If the world that Democrats have been living in lately were made into a reality disaster show, it would be called "When Good News Strikes."
One of the inconveniences of political debate is that occasionally reality intrudes to invalidate a given position no matter how much its partisans want to believe it. This is what has been happening recently to the argument that the invasion of Iraq produced an irrecoverable mess. Although surely setbacks still await us in Iraq and the Middle East, stunning headlines from the region have left many liberals perversely glum about upbeat news.
Schadenfreude has faded into its happiness-hating opposite, gluckschmerz. Liberal journalist Kurt Andersen has written in New York magazine of the guilty "pleasure liberals took in bad news from Iraq, which seemed sure to hurt the administration." According to Andersen, the successful Iraqi elections changed the mood. For Bush critics, this inspiring event was "unexpectedly unsettling," since they so "hat[ed] the idea of a victory presided over by the Bush team."
The legendary liberal editor Charlie Peters confessed to his own attack of gluckschmerz: "New York Post columnist John Podhoretz asked liberals: 'Did you momentarily feel a rush of disappointment [at the news of the Jan. 30 Iraq election] because you knew, you just knew, that this was going to redound to the credit of George W. Bush?' I plead guilty ..."
On his show the other night, comedian Jon Stewart -- half-jokingly -- expressed a feeling of dread at the changes in the Middle East and the credit President Bush will get for them. "Oh my God!" he said. "He's gonna be a great -- pretty soon, Republicans are gonna be like, 'Reagan was nothing compared to this guy.' Like, my kid's gonna go to a high school named after him, I just know it." Stewart is badly in need of the consolation of a yet-to-be-written pop theological tract, "When Good Things Happen to Bad Presidents."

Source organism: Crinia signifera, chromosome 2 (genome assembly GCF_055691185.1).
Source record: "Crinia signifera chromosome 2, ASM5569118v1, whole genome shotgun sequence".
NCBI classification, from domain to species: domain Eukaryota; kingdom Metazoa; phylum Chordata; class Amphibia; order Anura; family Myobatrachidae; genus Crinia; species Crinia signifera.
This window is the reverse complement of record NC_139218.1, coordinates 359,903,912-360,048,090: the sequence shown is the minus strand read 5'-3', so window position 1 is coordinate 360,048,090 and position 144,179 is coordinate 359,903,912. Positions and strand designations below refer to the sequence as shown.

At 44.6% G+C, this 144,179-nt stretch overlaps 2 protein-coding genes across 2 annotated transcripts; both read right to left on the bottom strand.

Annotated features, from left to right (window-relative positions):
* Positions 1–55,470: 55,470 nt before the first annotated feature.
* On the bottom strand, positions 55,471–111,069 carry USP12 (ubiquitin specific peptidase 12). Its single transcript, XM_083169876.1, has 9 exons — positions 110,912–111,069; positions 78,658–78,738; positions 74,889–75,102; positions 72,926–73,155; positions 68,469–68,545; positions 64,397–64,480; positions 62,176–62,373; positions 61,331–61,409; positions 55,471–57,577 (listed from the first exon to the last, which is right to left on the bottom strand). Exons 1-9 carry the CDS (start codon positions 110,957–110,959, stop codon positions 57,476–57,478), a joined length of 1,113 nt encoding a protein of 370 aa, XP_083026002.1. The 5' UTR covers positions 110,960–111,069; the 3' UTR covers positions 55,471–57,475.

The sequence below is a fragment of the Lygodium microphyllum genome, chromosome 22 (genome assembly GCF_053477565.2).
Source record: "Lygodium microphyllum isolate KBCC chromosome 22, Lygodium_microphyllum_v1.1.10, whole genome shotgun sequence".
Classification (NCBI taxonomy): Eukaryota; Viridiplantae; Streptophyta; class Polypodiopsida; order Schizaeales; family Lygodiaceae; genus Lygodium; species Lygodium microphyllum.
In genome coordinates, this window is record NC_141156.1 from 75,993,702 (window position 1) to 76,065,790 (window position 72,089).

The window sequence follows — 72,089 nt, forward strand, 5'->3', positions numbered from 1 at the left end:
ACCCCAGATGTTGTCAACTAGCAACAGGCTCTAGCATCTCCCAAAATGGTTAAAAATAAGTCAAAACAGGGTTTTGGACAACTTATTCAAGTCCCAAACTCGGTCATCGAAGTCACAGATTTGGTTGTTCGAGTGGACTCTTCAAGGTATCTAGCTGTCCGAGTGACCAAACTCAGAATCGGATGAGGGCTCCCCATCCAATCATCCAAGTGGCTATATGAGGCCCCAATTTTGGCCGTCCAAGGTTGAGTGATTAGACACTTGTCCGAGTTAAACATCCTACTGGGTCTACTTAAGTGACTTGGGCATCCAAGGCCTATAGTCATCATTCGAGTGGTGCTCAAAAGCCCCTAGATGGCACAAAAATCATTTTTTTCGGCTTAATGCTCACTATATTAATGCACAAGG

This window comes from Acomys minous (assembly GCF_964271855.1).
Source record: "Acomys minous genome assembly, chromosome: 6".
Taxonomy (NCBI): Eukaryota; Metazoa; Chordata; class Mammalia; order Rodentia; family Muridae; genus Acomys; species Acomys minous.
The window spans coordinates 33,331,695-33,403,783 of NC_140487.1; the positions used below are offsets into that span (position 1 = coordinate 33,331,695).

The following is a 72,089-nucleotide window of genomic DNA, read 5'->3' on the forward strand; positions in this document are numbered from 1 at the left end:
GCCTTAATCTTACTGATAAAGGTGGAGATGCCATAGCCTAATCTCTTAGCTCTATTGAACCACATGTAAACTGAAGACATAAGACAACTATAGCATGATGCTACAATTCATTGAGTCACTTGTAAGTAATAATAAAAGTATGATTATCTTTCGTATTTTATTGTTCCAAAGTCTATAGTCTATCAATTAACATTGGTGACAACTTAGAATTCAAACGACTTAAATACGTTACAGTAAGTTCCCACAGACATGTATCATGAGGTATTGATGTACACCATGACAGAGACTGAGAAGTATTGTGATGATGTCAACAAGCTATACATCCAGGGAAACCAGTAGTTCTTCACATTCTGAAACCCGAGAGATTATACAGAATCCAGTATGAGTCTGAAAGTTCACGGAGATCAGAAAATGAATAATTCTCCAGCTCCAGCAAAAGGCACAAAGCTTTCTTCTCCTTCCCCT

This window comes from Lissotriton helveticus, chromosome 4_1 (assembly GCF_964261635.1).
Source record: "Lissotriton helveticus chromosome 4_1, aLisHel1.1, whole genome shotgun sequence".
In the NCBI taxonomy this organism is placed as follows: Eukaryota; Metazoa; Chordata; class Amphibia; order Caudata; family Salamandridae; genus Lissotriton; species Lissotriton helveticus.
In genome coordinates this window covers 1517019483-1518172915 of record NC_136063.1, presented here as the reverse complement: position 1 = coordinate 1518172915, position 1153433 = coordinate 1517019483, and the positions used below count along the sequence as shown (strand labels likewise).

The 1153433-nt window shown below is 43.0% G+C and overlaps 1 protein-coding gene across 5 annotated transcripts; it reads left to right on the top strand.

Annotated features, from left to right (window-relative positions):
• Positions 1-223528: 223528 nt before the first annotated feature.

The Democratic foreign-policy expert who was Stewart's guest that night, Nancy Soderberg, tried to comfort him, pointing out that the budding democratic revolution in the Middle East still might fail: "There's always hope that this might not work." There is historical precedent for that, of course. Liberal revolutions stalled out in Europe in 1848 and Eastern Europe in 1968. What is an entirely new phenomenon is liberals calling such reverses for human freedom -- half-jokingly or not -- occasions for "hope."